September 22, 2018
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Brunswick nurse charged with bilking elderly couple out of $274,000

Amber Waterman | BDN
Amber Waterman | BDN
Amy McLellan (right) and designer/build contractor Dick Campbell discuss the layout of a two-bedroom apartment in The McLellan, a residence for seniors 62 and older, in this October 2016 file photo.
By Beth Brogan, BDN Staff
Updated:

BRUNSWICK, Maine — A former critical care nurse at Mid Coast Hospital and Central Maine Medical Center has been indicted on felony theft charges after police say she bilked an elderly couple out of $274,000 in an effort to finance a “boutique” senior housing complex in downtown Brunswick.

Amy McLellan, 61, of Brunswick was indicted last week by a Cumberland County grand jury on charges of Class B misuse of entrusted property of a vulnerable person more than $10,000 and Class B theft by unauthorized taking more than $10,000.

Since purchasing the building for just more than $1 million in August 2016, McLellan has renovated the former Skofield House nursing home — and original Brunswick Hospital — at the corner of Cumberland and Union streets into The McLellan, an upscale elderly living complex with on-site skilled nursing care.

In October 2017, the Brunswick Police Department executed a search warrant of McLellan’s unit at The McLellan and seized computers and records.

According to an Oct. 27, 2017, affidavit in support of that search warrant, Brunswick police Cmdr. Mark Waltz wrote that an employee of McLellan’s had reported to the state Department of Health and Human Services that they had seen on McLellan’s computer financial documents and text messages indicating that “McLellan now had about $470,000 of their money, and that they had taken her about $70,000 of that amount one day when she was on duty at CMMC.”

Waltz wrote that he learned from interviewing the alleged victims that they met McLellan while the husband, 89 at the time, was her patient at CMMC. McLellan allegedly visited him while he then stayed at several rehabilitation facilities in the Lewiston-Auburn area, and then at their Auburn home.

Amber Waterman | BDN
Amber Waterman | BDN
The building for The McLellan in Brunswick

According to the affidavit, in April 2016, while the man was at Clover Manor in Auburn, he executed a general power of attorney naming McLellan as his agent.

His wife, who was 92 at the time, told Waltz that her husband had been “in love” with McLellan and that she had seen McLellan kiss him on the lips.

Waltz wrote that on April 28, 2016, McLellan drove the couple to their bank where the husband withdrew $200,000 and had a cashier’s check prepared, which McLellan took.

In December 2016, $74,000 allegedly was withdrawn from their account, and on Aug. 1, 2017, a check for $50,000 allegedly was made out to The McLellan, LLC by the husband, he wrote.

The alleged victim told Waltz his signature was on the check, but he didn’t make it out, “and that McLellan had been making out their checks. He also did not know why he had paid the money, nor did” his wife, Waltz wrote.

Waltz wrote that McLellan had taken approximately 60 percent of the couple’s net worth.

Waltz wrote that McLellan took out a mortgage from Norway Savings Bank for $1.6 million in August 2016. He alleged that she used the initial $200,000 from the victims as collateral for the mortgage.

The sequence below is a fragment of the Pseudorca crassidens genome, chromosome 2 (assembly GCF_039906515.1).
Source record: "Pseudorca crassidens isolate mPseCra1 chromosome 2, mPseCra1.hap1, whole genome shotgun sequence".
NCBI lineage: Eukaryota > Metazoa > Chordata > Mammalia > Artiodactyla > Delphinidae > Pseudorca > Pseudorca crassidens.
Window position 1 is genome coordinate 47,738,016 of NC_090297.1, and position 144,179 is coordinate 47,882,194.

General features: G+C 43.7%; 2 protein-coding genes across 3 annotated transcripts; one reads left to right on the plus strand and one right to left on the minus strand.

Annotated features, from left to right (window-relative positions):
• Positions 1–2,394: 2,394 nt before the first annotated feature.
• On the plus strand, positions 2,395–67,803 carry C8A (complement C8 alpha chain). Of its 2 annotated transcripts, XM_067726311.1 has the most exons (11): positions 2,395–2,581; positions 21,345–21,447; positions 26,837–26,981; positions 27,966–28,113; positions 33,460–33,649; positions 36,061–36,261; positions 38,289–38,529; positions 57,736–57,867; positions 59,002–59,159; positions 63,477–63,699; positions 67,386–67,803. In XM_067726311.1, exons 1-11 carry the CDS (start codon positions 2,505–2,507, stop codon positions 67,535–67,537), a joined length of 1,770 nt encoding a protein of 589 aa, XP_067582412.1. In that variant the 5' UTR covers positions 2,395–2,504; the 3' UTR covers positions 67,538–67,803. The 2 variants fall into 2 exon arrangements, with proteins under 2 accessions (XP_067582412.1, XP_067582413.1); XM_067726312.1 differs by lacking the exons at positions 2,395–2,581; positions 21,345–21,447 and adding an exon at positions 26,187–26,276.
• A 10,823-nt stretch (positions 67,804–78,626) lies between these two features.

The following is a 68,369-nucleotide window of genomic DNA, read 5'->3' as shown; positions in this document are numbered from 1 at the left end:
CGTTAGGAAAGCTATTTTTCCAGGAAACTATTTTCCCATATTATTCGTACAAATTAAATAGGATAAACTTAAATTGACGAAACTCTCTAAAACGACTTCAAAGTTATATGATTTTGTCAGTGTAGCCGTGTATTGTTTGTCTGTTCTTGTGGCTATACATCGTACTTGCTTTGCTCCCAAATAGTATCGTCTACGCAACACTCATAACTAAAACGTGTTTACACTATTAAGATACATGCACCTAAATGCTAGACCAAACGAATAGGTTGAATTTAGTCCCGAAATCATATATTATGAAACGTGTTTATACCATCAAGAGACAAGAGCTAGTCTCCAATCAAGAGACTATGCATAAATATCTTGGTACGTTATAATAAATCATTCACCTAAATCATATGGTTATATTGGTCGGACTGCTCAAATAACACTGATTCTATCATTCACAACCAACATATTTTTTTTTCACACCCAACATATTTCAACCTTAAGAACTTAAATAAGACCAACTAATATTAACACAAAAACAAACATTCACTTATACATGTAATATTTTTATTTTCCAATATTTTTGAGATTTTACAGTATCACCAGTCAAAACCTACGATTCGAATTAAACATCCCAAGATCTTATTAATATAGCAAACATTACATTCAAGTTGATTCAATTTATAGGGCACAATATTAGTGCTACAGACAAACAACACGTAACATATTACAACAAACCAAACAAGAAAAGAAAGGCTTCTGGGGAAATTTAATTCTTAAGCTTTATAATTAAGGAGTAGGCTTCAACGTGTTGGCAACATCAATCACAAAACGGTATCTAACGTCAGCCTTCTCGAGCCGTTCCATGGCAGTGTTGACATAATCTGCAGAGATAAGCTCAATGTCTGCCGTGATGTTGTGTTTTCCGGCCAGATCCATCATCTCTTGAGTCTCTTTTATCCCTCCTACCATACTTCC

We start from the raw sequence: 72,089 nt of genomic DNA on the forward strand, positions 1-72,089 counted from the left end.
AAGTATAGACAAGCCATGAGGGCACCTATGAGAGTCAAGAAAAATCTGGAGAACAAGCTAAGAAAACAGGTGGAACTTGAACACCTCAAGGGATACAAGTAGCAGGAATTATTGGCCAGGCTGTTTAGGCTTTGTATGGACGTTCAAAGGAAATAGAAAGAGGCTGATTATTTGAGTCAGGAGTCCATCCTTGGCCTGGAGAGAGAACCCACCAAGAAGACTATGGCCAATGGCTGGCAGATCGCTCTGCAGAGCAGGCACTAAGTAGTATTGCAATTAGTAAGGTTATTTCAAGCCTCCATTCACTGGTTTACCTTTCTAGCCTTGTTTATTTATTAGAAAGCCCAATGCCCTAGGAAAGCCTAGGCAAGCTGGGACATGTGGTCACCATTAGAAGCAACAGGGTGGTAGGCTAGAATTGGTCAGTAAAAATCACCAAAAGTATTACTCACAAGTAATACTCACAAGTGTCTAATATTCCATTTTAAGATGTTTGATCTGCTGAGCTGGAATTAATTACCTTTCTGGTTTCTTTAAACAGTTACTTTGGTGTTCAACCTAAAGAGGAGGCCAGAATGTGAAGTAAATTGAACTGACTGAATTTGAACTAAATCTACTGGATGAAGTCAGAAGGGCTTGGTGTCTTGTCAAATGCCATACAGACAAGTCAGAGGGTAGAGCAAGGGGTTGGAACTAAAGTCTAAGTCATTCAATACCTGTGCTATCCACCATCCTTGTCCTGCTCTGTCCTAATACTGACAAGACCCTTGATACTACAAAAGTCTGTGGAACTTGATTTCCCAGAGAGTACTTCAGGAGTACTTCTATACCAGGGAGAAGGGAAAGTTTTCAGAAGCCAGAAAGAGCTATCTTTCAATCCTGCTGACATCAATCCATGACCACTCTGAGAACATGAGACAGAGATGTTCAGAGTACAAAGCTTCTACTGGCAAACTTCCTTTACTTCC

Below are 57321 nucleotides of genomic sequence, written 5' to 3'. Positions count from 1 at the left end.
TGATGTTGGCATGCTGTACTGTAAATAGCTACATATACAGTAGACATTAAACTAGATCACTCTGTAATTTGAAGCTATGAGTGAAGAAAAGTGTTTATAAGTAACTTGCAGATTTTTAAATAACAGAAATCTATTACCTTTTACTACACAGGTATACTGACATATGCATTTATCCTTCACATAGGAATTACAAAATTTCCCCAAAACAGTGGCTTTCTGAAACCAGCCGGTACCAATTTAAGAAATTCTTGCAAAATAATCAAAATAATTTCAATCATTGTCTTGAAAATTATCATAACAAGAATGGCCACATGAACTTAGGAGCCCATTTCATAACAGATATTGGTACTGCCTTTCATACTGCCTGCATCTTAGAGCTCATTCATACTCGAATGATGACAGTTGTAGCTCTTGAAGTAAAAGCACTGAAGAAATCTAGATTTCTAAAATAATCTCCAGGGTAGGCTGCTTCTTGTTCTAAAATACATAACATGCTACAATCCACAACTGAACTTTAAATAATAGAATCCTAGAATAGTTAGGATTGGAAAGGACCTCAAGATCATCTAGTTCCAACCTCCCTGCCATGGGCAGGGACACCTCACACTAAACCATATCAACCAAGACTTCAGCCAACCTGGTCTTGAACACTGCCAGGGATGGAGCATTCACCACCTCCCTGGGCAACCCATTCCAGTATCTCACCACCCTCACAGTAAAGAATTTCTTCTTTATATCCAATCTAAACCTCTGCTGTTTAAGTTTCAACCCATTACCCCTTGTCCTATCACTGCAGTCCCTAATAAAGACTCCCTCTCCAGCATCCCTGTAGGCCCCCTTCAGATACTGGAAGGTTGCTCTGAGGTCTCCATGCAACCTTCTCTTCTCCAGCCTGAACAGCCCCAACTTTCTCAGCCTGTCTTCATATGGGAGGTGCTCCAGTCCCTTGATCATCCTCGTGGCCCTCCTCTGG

In a text message allegedly found on the computer, McLellan told a contractor working on the building that the victim “cashed out savings bonds. He put them into his savings account that totals $202,000. He and I signed a form and had it notarized. I need to get the LLC formed before I can set up an account at nsb. I signed the commitment letter. They keep asking where the 200,000 is coming from and I keep saying it is a gift.”

According to Waltz, the McLellan website said the couples’ entrance fee upon moving in was supposed to be $50,000, so the August 2017 check for that amount may be legitimate.

“However, there is no apparent rationale for the $200,000 April 2016 and $74,000 December 2016 transfers to McLellan,” he wrote. “After the August 2017 payment of $50,000, the [alleged victims’] assets are only approximately $130,000. Even if the $50,000 payment is not counted, while serving as [the alleged victim’s] fiduciary, McLellan inducted the couple to transfer to her $274,000 of funds to which she was not entitled, which represented 60 percent of their total assets.

The couple, Waltz wrote, “were both clear … that the money was not a gift and they expected it to be repaid.”

“The [alleged victims] are vulnerable people,” Waltz wrote, noting that the man seemed to be “losing capacity” and was using a wheelchair. “They are of advanced age.”

In October 2016, McLellan told the Bangor Daily News that the project was “all about allowing people to live their lives to the fullest as they age, to show that life continues to grow and change in positive ways. I think I can bring the same energy and feeling to another setting.”

She said she had taken deposits on eight of the 18 apartments.

She said she had purchased the three-story building for just more than $1 million, far less than the $1.6 million asking price, and had spent “most of my life’s savings” on the project, intending to create small, assisted-living apartments for couples 62 and older.

She said she had named the project for her late father, William Arthur McLellan, a physician with deep family ties to Brunswick.

McLellan’s attorney, Kristine Hanly, did not immediately return a phone call Wednesday.

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